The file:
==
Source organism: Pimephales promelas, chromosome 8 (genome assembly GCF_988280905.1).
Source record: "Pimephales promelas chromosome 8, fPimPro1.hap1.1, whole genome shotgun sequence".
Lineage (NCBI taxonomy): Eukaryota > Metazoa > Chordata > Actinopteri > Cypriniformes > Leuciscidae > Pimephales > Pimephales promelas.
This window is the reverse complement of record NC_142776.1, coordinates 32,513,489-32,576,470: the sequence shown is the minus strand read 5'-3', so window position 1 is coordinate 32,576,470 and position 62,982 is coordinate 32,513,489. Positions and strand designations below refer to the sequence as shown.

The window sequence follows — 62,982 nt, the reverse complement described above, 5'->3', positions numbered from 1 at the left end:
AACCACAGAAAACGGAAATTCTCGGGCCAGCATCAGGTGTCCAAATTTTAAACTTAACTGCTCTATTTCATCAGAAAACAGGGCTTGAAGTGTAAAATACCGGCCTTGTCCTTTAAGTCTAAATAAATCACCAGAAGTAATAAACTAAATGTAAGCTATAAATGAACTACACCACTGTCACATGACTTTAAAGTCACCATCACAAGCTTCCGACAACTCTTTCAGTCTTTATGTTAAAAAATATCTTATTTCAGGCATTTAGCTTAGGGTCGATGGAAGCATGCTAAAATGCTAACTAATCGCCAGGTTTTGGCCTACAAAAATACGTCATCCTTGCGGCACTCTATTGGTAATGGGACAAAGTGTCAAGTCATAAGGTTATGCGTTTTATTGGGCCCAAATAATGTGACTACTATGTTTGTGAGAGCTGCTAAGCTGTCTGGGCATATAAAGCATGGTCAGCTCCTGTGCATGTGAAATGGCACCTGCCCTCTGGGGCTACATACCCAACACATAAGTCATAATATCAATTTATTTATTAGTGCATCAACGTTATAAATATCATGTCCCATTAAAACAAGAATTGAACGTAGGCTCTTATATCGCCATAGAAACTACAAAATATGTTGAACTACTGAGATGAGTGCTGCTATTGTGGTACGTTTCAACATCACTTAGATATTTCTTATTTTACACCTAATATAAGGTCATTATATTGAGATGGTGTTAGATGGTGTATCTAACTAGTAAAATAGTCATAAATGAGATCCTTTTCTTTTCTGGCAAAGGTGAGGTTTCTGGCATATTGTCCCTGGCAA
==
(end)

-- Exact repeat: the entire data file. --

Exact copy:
Source organism: Pimephales promelas, chromosome 8 (genome assembly GCF_988280905.1).
Source record: "Pimephales promelas chromosome 8, fPimPro1.hap1.1, whole genome shotgun sequence".
Lineage (NCBI taxonomy): Eukaryota > Metazoa > Chordata > Actinopteri > Cypriniformes > Leuciscidae > Pimephales > Pimephales promelas.
This window is the reverse complement of record NC_142776.1, coordinates 32,513,489-32,576,470: the sequence shown is the minus strand read 5'-3', so window position 1 is coordinate 32,576,470 and position 62,982 is coordinate 32,513,489. Positions and strand designations below refer to the sequence as shown.

The window sequence follows — 62,982 nt, the reverse complement described above, 5'->3', positions numbered from 1 at the left end:
AACCACAGAAAACGGAAATTCTCGGGCCAGCATCAGGTGTCCAAATTTTAAACTTAACTGCTCTATTTCATCAGAAAACAGGGCTTGAAGTGTAAAATACCGGCCTTGTCCTTTAAGTCTAAATAAATCACCAGAAGTAATAAACTAAATGTAAGCTATAAATGAACTACACCACTGTCACATGACTTTAAAGTCACCATCACAAGCTTCCGACAACTCTTTCAGTCTTTATGTTAAAAAATATCTTATTTCAGGCATTTAGCTTAGGGTCGATGGAAGCATGCTAAAATGCTAACTAATCGCCAGGTTTTGGCCTACAAAAATACGTCATCCTTGCGGCACTCTATTGGTAATGGGACAAAGTGTCAAGTCATAAGGTTATGCGTTTTATTGGGCCCAAATAATGTGACTACTATGTTTGTGAGAGCTGCTAAGCTGTCTGGGCATATAAAGCATGGTCAGCTCCTGTGCATGTGAAATGGCACCTGCCCTCTGGGGCTACATACCCAACACATAAGTCATAATATCAATTTATTTATTAGTGCATCAACGTTATAAATATCATGTCCCATTAAAACAAGAATTGAACGTAGGCTCTTATATCGCCATAGAAACTACAAAATATGTTGAACTACTGAGATGAGTGCTGCTATTGTGGTACGTTTCAACATCACTTAGATATTTCTTATTTTACACCTAATATAAGGTCATTATATTGAGATGGTGTTAGATGGTGTATCTAACTAGTAAAATAGTCATAAATGAGATCCTTTTCTTTTCTGGCAAAGGTGAGGTTTCTGGCATATTGTCCCTGGCAA